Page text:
Publications by authors named "Jose César Milisenda"

16 Publications

  • Page 1 of 1

Clinical characteristics and outcome of patients aged over 80 years with covid-19.

Medicine (Baltimore) 2021 Feb;100(8):e24750

Department of Internal Medicine.

Abstract: To investigate the clinical characteristics and outcome of octogenarians with covid-19.This is a observational, retrospective, descriptive study.Consecutive patients aged >80 years who were admitted for covid-19 pneumonia during a 6 weeks period (March 20-April 30, 2020).Illness severity on admission was classified according to World Health Organization (WHO) criteria: mild, moderate, severe, and critical. Data collected included demographics, presenting symptoms, radiological and laboratory findings, comorbidities, functional status, treatment, and clinical outcome.There were 159 patients (52.2% women) with a median age of 85.99 (IQR: 80-98). The median Barthel index was 90 (40-100) and Charlson index was 5 (5-6). Most common presenting symptoms were fever, dyspnea, and cough. Patients had mild (8.2%), moderate (52.2%), or severe (39.6%) illness according to WHO criteria. A bilateral pulmonary involvement was seen in 86% of patients. Laboratory analysis revealed increased serum concentrations of inflammatory parameters (C-reactive protein, ferritin, lactate dehydrogenase, and D-dimer) with an abnormal lymphocyte count [0.88 × 109/L (0.5)]. Treatments included corticosteroids in 37%, and biological therapies in 17.6%. Fifty three (33.3%) patients died during hospitalization, with a median time from admission to death of 3 (IQR 1-6) days. Mortality was higher in men (55%). Deceased patients had a significantly higher frequency of dyspnea, increased inflammatory parameters, and illness severity compared to survivors.One-third of octogenarians with covid-19 died during hospitalization and most had bilateral lung involvement. A further knowledge of the characteristics and outcome of this population may assist clinicians in the decision-making process in these patients.
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http://dx.doi.org/10.1097/MD.0000000000024750DOI Listing
http://www.ncbi.nlm.nih.gov/pmc/articles/PMC7909132PMC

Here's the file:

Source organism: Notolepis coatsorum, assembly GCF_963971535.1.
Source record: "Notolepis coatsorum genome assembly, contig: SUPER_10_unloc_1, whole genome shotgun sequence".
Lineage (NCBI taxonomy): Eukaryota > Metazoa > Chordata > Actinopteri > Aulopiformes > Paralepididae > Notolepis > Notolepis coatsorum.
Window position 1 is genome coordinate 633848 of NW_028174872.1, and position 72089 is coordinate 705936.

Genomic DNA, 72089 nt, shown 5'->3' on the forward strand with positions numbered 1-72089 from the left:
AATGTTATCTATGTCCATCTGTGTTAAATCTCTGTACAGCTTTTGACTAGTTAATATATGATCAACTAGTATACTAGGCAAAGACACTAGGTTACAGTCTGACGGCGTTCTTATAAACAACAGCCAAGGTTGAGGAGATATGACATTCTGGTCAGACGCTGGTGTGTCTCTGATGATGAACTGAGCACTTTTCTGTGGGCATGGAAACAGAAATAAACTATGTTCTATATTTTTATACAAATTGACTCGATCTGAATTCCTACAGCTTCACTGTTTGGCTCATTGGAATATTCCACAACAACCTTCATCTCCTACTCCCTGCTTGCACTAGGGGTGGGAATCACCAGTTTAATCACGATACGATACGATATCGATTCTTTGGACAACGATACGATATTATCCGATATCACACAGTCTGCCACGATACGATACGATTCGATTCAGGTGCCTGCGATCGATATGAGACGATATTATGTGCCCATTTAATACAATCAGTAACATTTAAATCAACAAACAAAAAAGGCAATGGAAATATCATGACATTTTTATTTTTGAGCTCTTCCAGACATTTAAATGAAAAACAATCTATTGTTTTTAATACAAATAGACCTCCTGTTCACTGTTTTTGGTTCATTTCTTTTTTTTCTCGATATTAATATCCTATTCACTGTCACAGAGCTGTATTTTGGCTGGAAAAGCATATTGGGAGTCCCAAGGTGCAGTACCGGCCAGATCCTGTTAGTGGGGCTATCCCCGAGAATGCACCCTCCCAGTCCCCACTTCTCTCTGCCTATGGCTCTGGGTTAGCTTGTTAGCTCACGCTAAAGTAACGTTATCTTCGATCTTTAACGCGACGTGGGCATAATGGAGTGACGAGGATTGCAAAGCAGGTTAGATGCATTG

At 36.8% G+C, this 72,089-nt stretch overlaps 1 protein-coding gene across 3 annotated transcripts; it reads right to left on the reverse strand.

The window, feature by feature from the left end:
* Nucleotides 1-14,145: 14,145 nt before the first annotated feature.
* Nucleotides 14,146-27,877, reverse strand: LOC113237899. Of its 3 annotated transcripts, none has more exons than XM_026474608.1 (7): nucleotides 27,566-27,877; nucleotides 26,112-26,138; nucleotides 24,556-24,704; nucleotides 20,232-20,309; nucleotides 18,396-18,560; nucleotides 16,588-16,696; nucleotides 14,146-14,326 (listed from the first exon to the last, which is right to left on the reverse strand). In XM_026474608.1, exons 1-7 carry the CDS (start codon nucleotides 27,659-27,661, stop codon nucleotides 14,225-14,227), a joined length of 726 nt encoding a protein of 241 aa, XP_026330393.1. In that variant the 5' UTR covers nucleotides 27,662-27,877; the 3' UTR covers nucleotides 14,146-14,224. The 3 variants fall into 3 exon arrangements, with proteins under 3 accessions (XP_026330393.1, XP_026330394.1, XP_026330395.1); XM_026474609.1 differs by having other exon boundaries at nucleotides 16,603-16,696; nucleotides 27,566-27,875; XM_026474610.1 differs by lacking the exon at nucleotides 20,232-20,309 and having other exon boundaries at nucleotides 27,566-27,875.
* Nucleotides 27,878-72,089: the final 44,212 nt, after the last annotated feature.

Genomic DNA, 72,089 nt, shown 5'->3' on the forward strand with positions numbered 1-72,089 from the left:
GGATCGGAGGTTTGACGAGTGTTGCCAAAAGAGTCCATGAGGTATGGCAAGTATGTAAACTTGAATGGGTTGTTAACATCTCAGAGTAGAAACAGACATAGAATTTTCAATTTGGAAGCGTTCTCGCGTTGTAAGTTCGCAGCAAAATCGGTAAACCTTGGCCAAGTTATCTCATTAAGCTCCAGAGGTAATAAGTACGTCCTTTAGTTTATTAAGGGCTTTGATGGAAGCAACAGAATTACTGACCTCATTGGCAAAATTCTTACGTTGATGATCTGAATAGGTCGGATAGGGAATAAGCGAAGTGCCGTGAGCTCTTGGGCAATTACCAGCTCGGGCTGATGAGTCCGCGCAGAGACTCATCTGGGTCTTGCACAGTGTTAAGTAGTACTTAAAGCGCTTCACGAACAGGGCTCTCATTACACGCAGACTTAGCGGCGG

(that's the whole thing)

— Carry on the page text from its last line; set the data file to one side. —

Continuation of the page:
February 2021

Response to: 'Correspondence on 'Machine learning algorithms reveal unique gene expression profiles in muscle biopsies from patients with different types of myositis'' by Takanashi .

Ann Rheum Dis 2021 Jan 13. Epub 2021 Jan 13.

Muscle Disease Unit, National Institute of Arthritis and Musculoskeletal and Skin Diseases, National Institutes of Health, Bethesda, Maryland, USA

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http://dx.doi.org/10.1136/annrheumdis-2020-219767DOI Listing
January 2021

Machine learning algorithms reveal unique gene expression profiles in muscle biopsies from patients with different types of myositis.

Ann Rheum Dis 2020 09 16;79(9):1234-1242. Epub 2020 Jun 16.

Muscle Disease Unit, Laboratory of Muscle Stem Cells and Gene Regulation, National Institute of Arthritis and Musculoskeletal and Skin Diseases, National Insititutes of Health, Bethesda, Maryland, USA

Objectives: Myositis is a heterogeneous family of diseases that includes dermatomyositis (DM), antisynthetase syndrome (AS), immune-mediated necrotising myopathy (IMNM), inclusion body myositis (IBM), polymyositis and overlap myositis. Additional subtypes of myositis can be defined by the presence of myositis-specific autoantibodies (MSAs). The purpose of this study was to define unique gene expression profiles in muscle biopsies from patients with MSA-positive DM, AS and IMNM as well as IBM.

Methods: RNA-seq was performed on muscle biopsies from 119 myositis patients with IBM or defined MSAs and 20 controls. Machine learning algorithms were trained on transcriptomic data and recursive feature elimination was used to determine which genes were most useful for classifying muscle biopsies into each type and MSA-defined subtype of myositis.

Results: The support vector machine learning algorithm classified the muscle biopsies with >90% accuracy. Recursive feature elimination identified genes that are most useful to the machine learning algorithm and that are only overexpressed in one type of myositis. For example, CAMK1G (calcium/calmodulin-dependent protein kinase IG), EGR4 (early growth response protein 4) and CXCL8 (interleukin 8) are highly expressed in AS but not in DM or other types of myositis. Using the same computational approach, we also identified genes that are uniquely overexpressed in different MSA-defined subtypes. These included apolipoprotein A4 (APOA4), which is only expressed in anti-3-hydroxy-3-methylglutaryl-CoA reductase (HMGCR) myopathy, and MADCAM1 (mucosal vascular addressin cell adhesion molecule 1), which is only expressed in anti-Mi2-positive DM.